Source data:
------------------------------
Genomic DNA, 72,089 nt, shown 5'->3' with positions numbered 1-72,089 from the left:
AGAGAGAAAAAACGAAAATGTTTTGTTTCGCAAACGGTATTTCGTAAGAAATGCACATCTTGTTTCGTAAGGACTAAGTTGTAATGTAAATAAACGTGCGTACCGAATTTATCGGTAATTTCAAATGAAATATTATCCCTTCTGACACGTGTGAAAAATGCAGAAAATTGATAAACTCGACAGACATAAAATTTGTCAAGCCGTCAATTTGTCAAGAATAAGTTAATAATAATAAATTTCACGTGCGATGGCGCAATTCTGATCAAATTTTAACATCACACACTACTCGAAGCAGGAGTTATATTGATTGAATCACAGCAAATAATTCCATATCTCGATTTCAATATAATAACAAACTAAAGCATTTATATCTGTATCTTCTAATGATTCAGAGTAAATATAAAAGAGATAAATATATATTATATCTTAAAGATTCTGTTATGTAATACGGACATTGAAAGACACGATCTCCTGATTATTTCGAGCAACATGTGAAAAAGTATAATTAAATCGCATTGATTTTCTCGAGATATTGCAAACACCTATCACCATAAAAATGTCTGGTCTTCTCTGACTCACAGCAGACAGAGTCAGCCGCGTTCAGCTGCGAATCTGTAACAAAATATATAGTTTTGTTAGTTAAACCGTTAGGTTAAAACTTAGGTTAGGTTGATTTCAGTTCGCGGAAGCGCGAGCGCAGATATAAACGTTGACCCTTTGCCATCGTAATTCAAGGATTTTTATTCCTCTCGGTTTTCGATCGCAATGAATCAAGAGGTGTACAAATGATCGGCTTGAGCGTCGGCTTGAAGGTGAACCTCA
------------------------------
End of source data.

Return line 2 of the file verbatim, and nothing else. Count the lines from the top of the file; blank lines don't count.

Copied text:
AGAGAGAAAAAACGAAAATGTTTTGTTTCGCAAACGGTATTTCGTAAGAAATGCACATCTTGTTTCGTAAGGACTAAGTTGTAATGTAAATAAACGTGCGTACCGAATTTATCGGTAATTTCAAATGAAATATTATCCCTTCTGACACGTGTGAAAAATGCAGAAAATTGATAAACTCGACAGACATAAAATTTGTCAAGCCGTCAATTTGTCAAGAATAAGTTAATAATAATAAATTTCACGTGCGATGGCGCAATTCTGATCAAATTTTAACATCACACACTACTCGAAGCAGGAGTTATATTGATTGAATCACAGCAAATAATTCCATATCTCGATTTCAATATAATAACAAACTAAAGCATTTATATCTGTATCTTCTAATGATTCAGAGTAAATATAAAAGAGATAAATATATATTATATCTTAAAGATTCTGTTATGTAATACGGACATTGAAAGACACGATCTCCTGATTATTTCGAGCAACATGTGAAAAAGTATAATTAAATCGCATTGATTTTCTCGAGATATTGCAAACACCTATCACCATAAAAATGTCTGGTCTTCTCTGACTCACAGCAGACAGAGTCAGCCGCGTTCAGCTGCGAATCTGTAACAAAATATATAGTTTTGTTAGTTAAACCGTTAGGTTAAAACTTAGGTTAGGTTGATTTCAGTTCGCGGAAGCGCGAGCGCAGATATAAACGTTGACCCTTTGCCATCGTAATTCAAGGATTTTTATTCCTCTCGGTTTTCGATCGCAATGAATCAAGAGGTGTACAAATGATCGGCTTGAGCGTCGGCTTGAAGGTGAACCTCA